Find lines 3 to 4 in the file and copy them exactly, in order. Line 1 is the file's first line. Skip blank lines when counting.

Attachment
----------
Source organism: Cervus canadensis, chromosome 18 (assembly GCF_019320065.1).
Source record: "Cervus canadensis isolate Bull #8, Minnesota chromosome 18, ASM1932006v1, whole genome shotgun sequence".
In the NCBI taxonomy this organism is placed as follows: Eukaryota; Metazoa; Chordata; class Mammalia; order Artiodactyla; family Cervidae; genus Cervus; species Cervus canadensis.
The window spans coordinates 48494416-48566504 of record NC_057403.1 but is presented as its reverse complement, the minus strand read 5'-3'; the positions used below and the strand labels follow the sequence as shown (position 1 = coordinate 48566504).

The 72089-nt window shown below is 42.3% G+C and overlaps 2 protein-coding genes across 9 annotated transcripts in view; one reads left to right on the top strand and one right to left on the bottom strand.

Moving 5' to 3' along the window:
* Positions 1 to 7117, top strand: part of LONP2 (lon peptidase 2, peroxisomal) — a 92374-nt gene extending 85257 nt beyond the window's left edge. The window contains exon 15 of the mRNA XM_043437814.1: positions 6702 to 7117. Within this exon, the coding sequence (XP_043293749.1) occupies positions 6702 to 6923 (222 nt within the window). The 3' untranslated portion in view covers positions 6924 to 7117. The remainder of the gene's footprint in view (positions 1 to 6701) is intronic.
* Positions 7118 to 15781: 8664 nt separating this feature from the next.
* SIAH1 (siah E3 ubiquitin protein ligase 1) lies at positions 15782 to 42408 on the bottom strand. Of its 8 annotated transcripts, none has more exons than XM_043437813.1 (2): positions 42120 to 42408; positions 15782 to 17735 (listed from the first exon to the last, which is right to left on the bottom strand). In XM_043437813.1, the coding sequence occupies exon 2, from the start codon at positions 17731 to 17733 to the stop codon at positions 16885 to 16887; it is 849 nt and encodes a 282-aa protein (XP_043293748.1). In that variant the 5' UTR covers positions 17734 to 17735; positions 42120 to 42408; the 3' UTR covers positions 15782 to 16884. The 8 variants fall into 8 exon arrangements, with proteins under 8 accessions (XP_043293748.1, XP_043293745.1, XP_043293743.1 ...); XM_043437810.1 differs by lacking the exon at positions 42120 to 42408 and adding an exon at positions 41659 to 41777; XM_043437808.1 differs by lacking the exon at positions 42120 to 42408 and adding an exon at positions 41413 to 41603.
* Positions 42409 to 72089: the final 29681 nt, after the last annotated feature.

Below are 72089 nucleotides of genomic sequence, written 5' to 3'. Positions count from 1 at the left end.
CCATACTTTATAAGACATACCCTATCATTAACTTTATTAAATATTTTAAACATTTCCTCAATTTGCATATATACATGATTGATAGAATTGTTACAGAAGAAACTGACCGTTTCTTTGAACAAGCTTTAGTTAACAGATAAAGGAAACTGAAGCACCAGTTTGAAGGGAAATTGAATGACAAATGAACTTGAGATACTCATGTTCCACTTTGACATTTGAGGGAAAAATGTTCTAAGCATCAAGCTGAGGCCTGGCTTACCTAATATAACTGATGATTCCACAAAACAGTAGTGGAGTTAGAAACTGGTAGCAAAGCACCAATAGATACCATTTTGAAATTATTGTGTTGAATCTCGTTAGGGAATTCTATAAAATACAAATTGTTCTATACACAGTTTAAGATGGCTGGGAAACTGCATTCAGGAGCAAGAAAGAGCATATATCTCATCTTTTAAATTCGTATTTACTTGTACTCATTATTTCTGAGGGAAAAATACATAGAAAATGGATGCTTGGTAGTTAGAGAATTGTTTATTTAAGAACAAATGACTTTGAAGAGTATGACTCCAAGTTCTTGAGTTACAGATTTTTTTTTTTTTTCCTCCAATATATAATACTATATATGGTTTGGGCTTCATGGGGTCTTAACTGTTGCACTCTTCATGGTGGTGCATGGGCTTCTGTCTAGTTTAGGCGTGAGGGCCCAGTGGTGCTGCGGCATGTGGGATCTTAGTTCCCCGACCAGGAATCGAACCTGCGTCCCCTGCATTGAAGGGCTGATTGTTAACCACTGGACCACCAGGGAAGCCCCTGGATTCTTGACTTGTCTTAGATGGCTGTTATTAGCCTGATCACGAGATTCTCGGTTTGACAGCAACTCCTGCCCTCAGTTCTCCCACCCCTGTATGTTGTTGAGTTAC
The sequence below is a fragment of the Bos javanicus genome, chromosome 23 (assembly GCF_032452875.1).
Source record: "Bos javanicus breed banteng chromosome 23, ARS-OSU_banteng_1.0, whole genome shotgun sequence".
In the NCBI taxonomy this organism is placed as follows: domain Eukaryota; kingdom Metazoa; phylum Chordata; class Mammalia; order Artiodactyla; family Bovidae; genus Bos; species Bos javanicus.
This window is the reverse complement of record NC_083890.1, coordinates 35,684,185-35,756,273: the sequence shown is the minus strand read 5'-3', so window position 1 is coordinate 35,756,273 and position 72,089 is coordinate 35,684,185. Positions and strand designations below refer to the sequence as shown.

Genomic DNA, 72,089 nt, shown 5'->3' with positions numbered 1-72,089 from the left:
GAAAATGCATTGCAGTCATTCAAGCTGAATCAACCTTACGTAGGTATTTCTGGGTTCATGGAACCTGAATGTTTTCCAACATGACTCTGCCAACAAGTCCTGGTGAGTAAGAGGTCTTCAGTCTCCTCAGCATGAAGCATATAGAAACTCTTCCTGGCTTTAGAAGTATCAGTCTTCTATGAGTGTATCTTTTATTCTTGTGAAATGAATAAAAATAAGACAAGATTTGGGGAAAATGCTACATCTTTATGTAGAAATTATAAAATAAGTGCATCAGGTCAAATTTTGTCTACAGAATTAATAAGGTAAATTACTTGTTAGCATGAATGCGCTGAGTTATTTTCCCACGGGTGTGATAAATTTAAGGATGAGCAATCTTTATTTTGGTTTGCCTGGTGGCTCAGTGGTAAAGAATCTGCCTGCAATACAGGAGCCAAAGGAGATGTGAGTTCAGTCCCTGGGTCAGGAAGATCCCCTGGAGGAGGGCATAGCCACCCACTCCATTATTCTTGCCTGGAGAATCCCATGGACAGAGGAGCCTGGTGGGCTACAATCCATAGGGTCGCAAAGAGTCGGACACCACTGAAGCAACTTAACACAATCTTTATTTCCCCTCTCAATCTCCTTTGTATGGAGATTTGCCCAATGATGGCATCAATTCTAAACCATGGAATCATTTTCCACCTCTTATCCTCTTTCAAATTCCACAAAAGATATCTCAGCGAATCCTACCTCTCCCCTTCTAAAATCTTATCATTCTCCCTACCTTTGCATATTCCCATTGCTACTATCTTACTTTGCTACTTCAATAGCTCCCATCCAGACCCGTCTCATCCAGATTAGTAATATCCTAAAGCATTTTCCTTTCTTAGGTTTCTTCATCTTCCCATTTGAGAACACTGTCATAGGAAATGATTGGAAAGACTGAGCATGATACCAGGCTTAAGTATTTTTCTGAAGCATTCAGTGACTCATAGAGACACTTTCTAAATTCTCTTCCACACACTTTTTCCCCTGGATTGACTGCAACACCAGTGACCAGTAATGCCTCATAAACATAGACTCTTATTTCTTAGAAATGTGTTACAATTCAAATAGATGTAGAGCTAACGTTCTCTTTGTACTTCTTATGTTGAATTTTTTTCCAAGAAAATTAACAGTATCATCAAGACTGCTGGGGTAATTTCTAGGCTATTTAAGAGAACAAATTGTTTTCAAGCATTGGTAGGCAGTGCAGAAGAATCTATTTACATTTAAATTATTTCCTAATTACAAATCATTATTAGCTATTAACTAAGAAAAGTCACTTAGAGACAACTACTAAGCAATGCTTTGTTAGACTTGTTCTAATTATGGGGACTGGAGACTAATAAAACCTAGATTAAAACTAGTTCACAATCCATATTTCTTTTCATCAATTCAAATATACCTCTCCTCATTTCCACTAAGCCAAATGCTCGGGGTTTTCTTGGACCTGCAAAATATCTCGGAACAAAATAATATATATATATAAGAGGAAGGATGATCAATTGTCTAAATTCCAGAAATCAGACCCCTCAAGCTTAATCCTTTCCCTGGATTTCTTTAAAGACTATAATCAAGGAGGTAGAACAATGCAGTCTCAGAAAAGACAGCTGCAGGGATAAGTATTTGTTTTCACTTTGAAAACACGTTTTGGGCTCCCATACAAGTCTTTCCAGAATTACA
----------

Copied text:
In the NCBI taxonomy this organism is placed as follows: Eukaryota; Metazoa; Chordata; class Mammalia; order Artiodactyla; family Cervidae; genus Cervus; species Cervus canadensis.
The window spans coordinates 48494416-48566504 of record NC_057403.1 but is presented as its reverse complement, the minus strand read 5'-3'; the positions used below and the strand labels follow the sequence as shown (position 1 = coordinate 48566504).